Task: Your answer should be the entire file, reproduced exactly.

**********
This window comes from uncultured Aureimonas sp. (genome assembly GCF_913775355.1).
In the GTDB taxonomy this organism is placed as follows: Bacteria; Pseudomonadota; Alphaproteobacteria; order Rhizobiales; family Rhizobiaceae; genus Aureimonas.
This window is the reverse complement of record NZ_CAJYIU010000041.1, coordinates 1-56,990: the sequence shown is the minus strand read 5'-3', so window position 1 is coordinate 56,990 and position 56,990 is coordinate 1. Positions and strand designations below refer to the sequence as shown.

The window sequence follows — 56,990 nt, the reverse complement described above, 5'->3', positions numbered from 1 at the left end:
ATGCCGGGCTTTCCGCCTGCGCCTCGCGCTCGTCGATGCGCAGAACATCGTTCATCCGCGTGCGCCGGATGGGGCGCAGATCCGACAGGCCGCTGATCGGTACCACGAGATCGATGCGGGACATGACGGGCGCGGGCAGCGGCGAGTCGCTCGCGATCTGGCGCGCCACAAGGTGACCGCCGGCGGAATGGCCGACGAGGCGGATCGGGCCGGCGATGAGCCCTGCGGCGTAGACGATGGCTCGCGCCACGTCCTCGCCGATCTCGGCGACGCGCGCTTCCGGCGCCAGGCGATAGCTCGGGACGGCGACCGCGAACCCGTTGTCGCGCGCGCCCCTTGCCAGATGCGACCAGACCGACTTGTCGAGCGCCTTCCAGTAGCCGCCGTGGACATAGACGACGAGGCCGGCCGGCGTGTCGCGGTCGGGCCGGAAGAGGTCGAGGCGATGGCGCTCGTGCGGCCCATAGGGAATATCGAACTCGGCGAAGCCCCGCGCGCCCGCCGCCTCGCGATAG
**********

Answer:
This window comes from uncultured Aureimonas sp. (genome assembly GCF_913775355.1).
In the GTDB taxonomy this organism is placed as follows: Bacteria; Pseudomonadota; Alphaproteobacteria; order Rhizobiales; family Rhizobiaceae; genus Aureimonas.
This window is the reverse complement of record NZ_CAJYIU010000041.1, coordinates 1-56,990: the sequence shown is the minus strand read 5'-3', so window position 1 is coordinate 56,990 and position 56,990 is coordinate 1. Positions and strand designations below refer to the sequence as shown.

The window sequence follows — 56,990 nt, the reverse complement described above, 5'->3', positions numbered from 1 at the left end:
ATGCCGGGCTTTCCGCCTGCGCCTCGCGCTCGTCGATGCGCAGAACATCGTTCATCCGCGTGCGCCGGATGGGGCGCAGATCCGACAGGCCGCTGATCGGTACCACGAGATCGATGCGGGACATGACGGGCGCGGGCAGCGGCGAGTCGCTCGCGATCTGGCGCGCCACAAGGTGACCGCCGGCGGAATGGCCGACGAGGCGGATCGGGCCGGCGATGAGCCCTGCGGCGTAGACGATGGCTCGCGCCACGTCCTCGCCGATCTCGGCGACGCGCGCTTCCGGCGCCAGGCGATAGCTCGGGACGGCGACCGCGAACCCGTTGTCGCGCGCGCCCCTTGCCAGATGCGACCAGACCGACTTGTCGAGCGCCTTCCAGTAGCCGCCGTGGACATAGACGACGAGGCCGGCCGGCGTGTCGCGGTCGGGCCGGAAGAGGTCGAGGCGATGGCGCTCGTGCGGCCCATAGGGAATATCGAACTCGGCGAAGCCCCGCGCGCCCGCCGCCTCGCGATAG